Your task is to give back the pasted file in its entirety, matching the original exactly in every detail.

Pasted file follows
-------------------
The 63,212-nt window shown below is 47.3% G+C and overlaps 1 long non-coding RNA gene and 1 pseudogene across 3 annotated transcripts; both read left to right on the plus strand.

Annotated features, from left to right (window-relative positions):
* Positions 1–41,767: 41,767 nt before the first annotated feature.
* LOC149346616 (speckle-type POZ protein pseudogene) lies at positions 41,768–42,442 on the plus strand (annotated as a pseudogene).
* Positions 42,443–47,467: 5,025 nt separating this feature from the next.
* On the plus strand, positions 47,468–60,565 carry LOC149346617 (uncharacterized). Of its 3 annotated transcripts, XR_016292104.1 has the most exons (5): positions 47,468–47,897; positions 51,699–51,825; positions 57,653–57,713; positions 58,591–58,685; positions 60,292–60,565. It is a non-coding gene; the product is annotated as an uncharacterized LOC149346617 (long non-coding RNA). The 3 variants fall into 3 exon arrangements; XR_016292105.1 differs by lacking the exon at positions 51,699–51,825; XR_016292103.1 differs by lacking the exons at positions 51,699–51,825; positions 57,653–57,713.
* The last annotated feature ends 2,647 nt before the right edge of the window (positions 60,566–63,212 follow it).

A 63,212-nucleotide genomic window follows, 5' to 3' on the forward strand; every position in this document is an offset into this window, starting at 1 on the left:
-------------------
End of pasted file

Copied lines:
The 63,212-nt window shown below is 47.3% G+C and overlaps 1 long non-coding RNA gene and 1 pseudogene across 3 annotated transcripts; both read left to right on the plus strand.

Annotated features, from left to right (window-relative positions):
* Positions 1–41,767: 41,767 nt before the first annotated feature.
* LOC149346616 (speckle-type POZ protein pseudogene) lies at positions 41,768–42,442 on the plus strand (annotated as a pseudogene).
* Positions 42,443–47,467: 5,025 nt separating this feature from the next.
* On the plus strand, positions 47,468–60,565 carry LOC149346617 (uncharacterized). Of its 3 annotated transcripts, XR_016292104.1 has the most exons (5): positions 47,468–47,897; positions 51,699–51,825; positions 57,653–57,713; positions 58,591–58,685; positions 60,292–60,565. It is a non-coding gene; the product is annotated as an uncharacterized LOC149346617 (long non-coding RNA). The 3 variants fall into 3 exon arrangements; XR_016292105.1 differs by lacking the exon at positions 51,699–51,825; XR_016292103.1 differs by lacking the exons at positions 51,699–51,825; positions 57,653–57,713.
* The last annotated feature ends 2,647 nt before the right edge of the window (positions 60,566–63,212 follow it).

A 63,212-nucleotide genomic window follows, 5' to 3' on the forward strand; every position in this document is an offset into this window, starting at 1 on the left: